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The winning project from last year to protect whales in the Eastern Caribbean continues to make progress and achieve success

Just a year ago, TERNUA and WDC put all their efforts and a great deal of enthusiasm into creating a winning project that would lead to EOCA providing economic assistance to protect humpback whales in the Eastern Caribbean.

The project had a variety of objectives, including the carrying out of an education programme in the area for sighting cetaceans, inspiring educational activities and respect for the cultural heritage of the community, collaborating hand in hand with local experts to promote activities that would create a new model of ecotourism.

… And we won! A grand total of 30,000 votes were received by our project; thousands of votes that showed us once again that unity is strength and that, together, it is possible to work for a better Earth, for a new Earth.

Today we are here to tell you that the project is continuing to make progress, so that you can participate in each step, and to keep you up to date and demonstrate that your effort has been worth it. Because the objectives are being achieved!

Members of the WDC staff continue tirelessly with the tests on the boats adapted to carry up to 18 passengers to experience the unforgettable moment of sighting whales. At the same time, the education programmes in the schools continue to expand with outstanding success, having already reached 6 schools in St. Vincent and the Grenadines, which means an impact on more than 300 students to date. The programmes are led by 10 local educators who will also be responsible for implementing these in other local schools.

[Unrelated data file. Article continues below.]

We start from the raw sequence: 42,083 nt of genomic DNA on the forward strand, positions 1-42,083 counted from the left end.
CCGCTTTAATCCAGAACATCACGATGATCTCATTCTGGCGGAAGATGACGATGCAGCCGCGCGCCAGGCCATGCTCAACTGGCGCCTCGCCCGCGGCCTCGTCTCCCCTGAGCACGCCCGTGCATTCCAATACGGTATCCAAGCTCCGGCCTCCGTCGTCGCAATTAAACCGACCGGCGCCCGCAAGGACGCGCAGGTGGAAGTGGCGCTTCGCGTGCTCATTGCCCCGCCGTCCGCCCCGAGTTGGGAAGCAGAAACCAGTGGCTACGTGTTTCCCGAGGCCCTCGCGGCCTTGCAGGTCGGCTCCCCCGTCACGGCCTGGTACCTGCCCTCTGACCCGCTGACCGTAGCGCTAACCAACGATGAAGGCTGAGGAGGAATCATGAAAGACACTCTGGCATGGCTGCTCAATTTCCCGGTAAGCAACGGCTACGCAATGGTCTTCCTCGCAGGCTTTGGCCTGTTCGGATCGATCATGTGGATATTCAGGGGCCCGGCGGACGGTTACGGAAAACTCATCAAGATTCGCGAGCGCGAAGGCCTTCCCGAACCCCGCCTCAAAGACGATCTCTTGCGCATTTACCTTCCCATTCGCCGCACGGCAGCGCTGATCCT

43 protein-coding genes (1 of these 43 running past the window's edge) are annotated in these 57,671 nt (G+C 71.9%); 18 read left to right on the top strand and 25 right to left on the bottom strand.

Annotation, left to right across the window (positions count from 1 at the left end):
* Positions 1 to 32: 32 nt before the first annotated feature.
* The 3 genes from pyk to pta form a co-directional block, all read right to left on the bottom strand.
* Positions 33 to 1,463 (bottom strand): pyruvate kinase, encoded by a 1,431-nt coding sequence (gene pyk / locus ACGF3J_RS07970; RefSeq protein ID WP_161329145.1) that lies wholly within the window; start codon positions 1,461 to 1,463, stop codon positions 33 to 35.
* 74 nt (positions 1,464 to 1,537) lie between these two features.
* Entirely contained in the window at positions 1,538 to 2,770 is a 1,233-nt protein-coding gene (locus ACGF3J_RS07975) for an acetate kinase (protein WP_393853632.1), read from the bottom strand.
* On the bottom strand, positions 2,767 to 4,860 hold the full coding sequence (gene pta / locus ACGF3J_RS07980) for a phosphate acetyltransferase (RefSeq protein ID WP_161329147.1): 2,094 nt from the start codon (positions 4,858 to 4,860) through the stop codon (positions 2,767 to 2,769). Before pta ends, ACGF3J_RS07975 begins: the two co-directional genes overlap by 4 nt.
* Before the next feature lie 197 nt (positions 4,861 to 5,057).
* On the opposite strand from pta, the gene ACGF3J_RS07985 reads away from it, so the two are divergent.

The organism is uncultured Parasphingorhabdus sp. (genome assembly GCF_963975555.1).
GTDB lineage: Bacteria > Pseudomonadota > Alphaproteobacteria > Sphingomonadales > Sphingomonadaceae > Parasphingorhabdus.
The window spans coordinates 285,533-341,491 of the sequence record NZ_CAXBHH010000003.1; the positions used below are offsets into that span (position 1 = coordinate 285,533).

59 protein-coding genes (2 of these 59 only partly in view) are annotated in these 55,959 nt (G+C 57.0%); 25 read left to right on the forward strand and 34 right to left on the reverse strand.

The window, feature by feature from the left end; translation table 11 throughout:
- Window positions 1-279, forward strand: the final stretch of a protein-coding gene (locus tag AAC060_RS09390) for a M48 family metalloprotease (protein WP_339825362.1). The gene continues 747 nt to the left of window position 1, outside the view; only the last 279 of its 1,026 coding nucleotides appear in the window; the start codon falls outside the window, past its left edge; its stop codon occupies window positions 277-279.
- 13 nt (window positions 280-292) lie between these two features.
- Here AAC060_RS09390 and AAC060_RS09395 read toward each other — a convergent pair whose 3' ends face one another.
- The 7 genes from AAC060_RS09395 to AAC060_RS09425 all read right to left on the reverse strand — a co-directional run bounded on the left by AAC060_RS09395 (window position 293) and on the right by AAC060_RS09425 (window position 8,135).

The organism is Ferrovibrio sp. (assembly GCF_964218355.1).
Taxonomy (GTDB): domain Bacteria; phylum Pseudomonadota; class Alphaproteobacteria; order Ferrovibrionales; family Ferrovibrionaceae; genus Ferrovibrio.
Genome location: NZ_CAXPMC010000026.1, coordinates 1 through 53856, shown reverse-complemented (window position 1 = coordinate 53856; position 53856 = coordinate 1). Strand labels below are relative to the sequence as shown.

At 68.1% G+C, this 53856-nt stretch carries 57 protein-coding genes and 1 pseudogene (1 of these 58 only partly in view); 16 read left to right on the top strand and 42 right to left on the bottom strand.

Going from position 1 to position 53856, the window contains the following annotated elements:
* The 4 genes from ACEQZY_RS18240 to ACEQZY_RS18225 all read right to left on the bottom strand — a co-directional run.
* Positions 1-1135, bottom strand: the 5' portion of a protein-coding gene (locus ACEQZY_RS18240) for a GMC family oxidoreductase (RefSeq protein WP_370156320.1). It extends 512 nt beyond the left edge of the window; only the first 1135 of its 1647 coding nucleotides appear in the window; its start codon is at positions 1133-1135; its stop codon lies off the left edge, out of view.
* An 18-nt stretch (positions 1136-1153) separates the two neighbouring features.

It is a goal that includes planting the seeds for a new way of thinking and doing, and whose testimonies bring us special satisfaction:

“Students here grow up listening to stories about their parents (and grandparents) hunting for whales, from humpback whales to killer whales, pilot whales (locally known as blackfish) and many species of dolphins. So when I share with them the idea that whales are mammals, and therefore very similar to us in many ways, you can see the fascination on their faces. Each session ends with a question and answer session so we are completely convinced that our information is having an impact on how the students feel about whales ... Do they sleep? How do they recognise their friends? How long do they live? If a whale is killed, do the others cry? Few things are more humbling than seeing how the transformation of a way of thinking occurs before your own eyes ...”

Now, thanks to you, to TERNUA, WDC and EOCA, whales are once again the key to the economic future of these communities, but this time through conservation, their sightings, and their protection ... With the unshakable hope that it will be the children of today who, through programmes like this, create their own stories to tell their children and grandchildren in the future.

THANK YOU again,

For a better Earth. A new Earth.

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